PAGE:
BATON ROUGE - More than $2 million in Louisiana gambling winnings have gone directly to the children of non-custodial parents who are behind on child support. As of June 2014, the Department of Children and Family Services' (DCFS) child support casino intercept program has collected $2,052,985 from 1,526 non-custodial parents who owed back child support.
The program, which launched in September 2011, collects child support arrears from casino winnings totaling more than $1,200 at 19 state-licensed casinos.
"It is a tremendous accomplishment to collect more than $2 million through casino intercepts in this amount of time," said DCFS Secretary Suzy Sonnier. "Each collection made, large or small, proves that this program is an essential tool for collecting what is owed to Louisiana's children."
August is national Child Support Awareness month. Research has shown that child support collections significantly reduce the federal, state and local costs of providing cash assistance to single parent families.
To date, Boomtown Belle has intercepted the most money of Louisiana casinos - $191,006. The single largest collection to date came from the Boomtown Belle in June 2014 totaling $23,465.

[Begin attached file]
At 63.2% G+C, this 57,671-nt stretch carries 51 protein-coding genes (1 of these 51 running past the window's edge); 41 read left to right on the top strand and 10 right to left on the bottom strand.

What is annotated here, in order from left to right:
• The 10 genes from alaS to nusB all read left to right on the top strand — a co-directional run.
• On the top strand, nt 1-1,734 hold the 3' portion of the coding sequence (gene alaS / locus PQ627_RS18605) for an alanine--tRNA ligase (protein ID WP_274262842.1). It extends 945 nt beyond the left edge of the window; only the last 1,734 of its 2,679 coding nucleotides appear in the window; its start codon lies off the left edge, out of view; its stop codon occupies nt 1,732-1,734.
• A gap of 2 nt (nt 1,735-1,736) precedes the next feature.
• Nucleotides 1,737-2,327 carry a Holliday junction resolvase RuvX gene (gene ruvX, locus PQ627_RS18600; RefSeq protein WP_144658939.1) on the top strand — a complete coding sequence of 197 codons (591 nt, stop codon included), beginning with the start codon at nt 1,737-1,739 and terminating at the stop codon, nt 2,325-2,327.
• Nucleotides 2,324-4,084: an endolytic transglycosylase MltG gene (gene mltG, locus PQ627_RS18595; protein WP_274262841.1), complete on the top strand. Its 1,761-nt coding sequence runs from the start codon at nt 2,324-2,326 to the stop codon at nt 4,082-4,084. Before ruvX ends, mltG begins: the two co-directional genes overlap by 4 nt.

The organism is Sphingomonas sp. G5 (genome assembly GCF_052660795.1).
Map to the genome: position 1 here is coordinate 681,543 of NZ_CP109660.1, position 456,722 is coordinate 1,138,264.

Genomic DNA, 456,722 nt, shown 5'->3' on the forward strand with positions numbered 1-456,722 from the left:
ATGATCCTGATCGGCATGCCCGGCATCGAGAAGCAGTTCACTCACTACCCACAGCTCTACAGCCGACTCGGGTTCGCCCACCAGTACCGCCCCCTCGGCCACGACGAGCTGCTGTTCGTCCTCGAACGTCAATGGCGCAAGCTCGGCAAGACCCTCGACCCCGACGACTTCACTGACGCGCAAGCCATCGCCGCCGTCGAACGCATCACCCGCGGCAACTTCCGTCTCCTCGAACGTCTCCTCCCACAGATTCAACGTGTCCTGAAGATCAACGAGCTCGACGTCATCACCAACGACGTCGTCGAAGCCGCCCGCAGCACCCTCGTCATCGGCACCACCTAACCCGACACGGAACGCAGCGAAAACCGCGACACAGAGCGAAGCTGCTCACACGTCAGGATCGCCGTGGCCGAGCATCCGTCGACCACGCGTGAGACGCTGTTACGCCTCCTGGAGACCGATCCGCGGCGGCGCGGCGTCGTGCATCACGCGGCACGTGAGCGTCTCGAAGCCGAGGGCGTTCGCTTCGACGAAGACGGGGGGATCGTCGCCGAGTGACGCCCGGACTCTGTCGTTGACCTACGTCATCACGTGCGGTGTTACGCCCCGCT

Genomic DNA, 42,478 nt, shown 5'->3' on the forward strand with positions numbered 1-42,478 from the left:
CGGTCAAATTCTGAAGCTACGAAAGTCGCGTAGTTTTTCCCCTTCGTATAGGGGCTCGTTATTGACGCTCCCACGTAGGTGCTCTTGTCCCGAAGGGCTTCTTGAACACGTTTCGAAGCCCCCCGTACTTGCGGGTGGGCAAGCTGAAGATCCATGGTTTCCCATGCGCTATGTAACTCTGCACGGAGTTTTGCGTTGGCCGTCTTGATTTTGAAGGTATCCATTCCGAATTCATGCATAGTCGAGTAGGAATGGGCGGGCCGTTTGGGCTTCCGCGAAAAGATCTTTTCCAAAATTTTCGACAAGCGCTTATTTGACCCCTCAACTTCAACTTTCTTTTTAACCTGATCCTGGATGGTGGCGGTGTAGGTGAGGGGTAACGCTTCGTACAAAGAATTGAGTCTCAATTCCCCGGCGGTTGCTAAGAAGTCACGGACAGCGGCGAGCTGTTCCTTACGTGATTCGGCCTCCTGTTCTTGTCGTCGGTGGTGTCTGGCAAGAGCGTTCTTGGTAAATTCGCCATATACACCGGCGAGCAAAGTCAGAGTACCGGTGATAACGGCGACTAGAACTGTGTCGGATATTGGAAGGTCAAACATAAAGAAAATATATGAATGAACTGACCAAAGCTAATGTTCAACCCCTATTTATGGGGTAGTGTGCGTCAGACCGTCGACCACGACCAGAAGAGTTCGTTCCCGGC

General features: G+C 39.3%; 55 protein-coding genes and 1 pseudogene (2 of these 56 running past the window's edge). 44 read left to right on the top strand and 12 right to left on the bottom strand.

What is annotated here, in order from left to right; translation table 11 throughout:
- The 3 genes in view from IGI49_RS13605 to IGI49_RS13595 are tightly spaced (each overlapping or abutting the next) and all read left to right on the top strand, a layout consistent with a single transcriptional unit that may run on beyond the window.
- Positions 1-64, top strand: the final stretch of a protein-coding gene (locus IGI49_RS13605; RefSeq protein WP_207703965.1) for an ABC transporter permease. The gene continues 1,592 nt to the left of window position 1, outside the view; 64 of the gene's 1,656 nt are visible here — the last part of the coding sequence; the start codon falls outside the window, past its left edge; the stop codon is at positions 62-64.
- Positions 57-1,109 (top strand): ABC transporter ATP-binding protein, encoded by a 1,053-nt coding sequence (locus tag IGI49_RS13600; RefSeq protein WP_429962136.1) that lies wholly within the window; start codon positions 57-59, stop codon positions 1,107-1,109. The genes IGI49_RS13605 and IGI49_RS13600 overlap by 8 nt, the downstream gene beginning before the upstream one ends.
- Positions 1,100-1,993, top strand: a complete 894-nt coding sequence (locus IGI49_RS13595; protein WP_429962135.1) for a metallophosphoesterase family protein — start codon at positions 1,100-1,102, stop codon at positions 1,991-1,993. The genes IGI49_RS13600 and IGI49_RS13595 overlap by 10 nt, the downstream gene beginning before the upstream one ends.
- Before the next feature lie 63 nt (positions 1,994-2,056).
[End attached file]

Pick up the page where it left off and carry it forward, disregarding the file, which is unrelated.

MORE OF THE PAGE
These casinos reported the following totals: Amelia Belle $85,474; Belle of Baton Rouge $111,787; Boomtown Belle $191,006; Boomtown Bossier $83,958; Delta Downs $45,371; Diamond Jack $84,081; Eldorado $177,392; Evangeline $160,427; Fair Grounds Race Course $46,079; Harrahs $185,256; Hollywood Casino $177,494; Horseshoe $59,853; LAuberge du Baton Rouge $126,340; LAuberge du Lac $124,888; Louisiana Downs $51,517; Margaritaville Resort Casino $22,246; Sam's Town $109,390; St Charles Gaming (Isle of Capri) $96,702; Treasure Chest $113,716.
Former Senator Nick Gautreaux introduced the legislation in the 2010 session to collect owed child support from winnings of more than $1,200 at Louisiana casinos. Other states with similar laws include Colorado, Mississippi, Illinois, Indiana, Iowa, New Jersey, New Mexico, Ohio and West Virginia.
Failure to pay court-ordered child support can result in liens against the non-payor's property, seizure of assets, suspension of driver's, business, professional, hunting or fishing licenses, interception of state and federal tax returns, passport denial and contempt of court charges, among other enforcement actions.
DCFS Child Support Enforcement offers custodial parents several resources, including parent locator services, paternity establishment, establishment of child support orders, enforcement of orders and collection and distribution of child support.
Any parent or person responsible for a child can receive services from DCFS' Child Support Enforcement program. Those currently in the Family Independence Temporary Assistance Program (FITAP) or Kinship Care Subsidy Program (KSCP) or who receive Medicaid automatically receive child support enforcement services.
Posted on Fri, August 29, 2014
by The Lafourche Gazette